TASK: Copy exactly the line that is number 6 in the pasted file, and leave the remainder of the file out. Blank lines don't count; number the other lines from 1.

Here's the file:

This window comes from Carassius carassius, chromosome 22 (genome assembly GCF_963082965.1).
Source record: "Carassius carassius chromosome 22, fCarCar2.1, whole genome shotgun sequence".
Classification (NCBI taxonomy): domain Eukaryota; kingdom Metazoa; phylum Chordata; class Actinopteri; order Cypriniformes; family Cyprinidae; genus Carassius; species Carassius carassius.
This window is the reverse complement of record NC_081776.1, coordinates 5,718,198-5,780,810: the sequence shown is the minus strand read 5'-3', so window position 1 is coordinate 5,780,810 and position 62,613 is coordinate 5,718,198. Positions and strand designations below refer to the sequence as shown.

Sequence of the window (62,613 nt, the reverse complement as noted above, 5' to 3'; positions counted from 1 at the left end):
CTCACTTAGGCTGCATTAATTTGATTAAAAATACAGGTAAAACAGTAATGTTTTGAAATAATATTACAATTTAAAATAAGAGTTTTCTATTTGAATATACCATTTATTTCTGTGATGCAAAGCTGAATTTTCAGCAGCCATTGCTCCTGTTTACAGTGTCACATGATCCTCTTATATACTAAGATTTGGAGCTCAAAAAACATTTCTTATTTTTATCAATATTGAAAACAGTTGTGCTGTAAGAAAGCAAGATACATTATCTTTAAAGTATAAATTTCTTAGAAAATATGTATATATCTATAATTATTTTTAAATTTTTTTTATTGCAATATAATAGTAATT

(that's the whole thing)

CTCACTTAGGCTGCATTAATTTGATTAAAAATACAGGTAAAACAGTAATGTTTTGAAATAATATTACAATTTAAAATAAGAGTTTTCTATTTGAATATACCATTTATTTCTGTGATGCAAAGCTGAATTTTCAGCAGCCATTGCTCCTGTTTACAGTGTCACATGATCCTCTTATATACTAAGATTTGGAGCTCAAAAAACATTTCTTATTTTTATCAATATTGAAAACAGTTGTGCTGTAAGAAAGCAAGATACATTATCTTTAAAGTATAAATTTCTTAGAAAATATGTATATATCTATAATTATTTTTAAATTTTTTTTATTGCAATATAATAGTAATT